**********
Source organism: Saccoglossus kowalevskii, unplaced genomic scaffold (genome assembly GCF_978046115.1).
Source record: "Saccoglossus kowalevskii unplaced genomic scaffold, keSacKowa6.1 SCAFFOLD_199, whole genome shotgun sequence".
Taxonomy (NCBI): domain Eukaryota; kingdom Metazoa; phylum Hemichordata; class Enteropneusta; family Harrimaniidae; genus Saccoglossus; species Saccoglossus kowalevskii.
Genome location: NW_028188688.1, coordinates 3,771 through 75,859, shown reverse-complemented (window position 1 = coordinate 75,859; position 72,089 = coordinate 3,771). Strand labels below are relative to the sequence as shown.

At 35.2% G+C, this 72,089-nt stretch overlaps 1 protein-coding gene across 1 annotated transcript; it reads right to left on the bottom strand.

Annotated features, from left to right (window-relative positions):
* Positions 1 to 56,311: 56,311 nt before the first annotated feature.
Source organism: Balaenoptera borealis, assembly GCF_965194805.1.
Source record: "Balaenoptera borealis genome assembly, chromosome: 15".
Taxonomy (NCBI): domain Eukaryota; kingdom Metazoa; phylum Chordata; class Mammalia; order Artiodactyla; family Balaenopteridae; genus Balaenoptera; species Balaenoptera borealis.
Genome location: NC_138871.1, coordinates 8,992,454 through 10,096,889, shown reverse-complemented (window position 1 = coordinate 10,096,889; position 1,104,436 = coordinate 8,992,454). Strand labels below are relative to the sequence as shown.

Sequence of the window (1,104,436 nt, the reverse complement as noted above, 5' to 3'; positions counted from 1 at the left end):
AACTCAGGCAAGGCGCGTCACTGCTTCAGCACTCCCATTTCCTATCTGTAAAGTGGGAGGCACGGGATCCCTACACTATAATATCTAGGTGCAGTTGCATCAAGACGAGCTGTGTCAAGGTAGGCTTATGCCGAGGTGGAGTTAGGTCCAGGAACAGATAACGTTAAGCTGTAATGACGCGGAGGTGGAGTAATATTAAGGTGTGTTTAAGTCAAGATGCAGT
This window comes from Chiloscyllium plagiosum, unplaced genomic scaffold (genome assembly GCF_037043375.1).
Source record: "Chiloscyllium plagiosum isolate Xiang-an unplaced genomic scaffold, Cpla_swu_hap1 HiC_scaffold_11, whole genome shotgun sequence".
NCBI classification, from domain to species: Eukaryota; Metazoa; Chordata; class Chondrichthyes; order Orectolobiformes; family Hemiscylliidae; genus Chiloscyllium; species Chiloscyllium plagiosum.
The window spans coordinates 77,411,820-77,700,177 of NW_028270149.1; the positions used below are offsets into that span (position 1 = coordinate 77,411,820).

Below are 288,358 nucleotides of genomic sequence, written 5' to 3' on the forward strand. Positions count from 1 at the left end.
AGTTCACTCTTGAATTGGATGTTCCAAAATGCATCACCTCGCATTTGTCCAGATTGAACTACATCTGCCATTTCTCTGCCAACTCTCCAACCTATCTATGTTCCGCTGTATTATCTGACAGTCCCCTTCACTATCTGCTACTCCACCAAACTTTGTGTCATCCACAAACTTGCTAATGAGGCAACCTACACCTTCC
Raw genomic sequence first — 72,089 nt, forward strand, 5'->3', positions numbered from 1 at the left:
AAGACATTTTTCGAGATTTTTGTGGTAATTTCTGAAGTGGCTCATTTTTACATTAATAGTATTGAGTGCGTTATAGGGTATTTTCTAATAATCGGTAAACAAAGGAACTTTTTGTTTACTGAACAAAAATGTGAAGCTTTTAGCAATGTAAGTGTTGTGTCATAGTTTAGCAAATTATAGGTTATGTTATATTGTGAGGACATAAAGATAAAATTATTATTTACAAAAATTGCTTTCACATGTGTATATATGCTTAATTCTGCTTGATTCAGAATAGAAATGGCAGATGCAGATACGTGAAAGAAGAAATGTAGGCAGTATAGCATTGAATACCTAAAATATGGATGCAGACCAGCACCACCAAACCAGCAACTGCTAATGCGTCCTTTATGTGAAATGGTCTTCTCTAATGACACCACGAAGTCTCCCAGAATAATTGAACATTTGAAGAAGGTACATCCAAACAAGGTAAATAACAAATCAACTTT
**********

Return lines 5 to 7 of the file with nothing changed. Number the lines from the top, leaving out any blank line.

At 35.2% G+C, this 72,089-nt stretch overlaps 1 protein-coding gene across 1 annotated transcript; it reads right to left on the bottom strand.

Annotated features, from left to right (window-relative positions):
* Positions 1 to 56,311: 56,311 nt before the first annotated feature.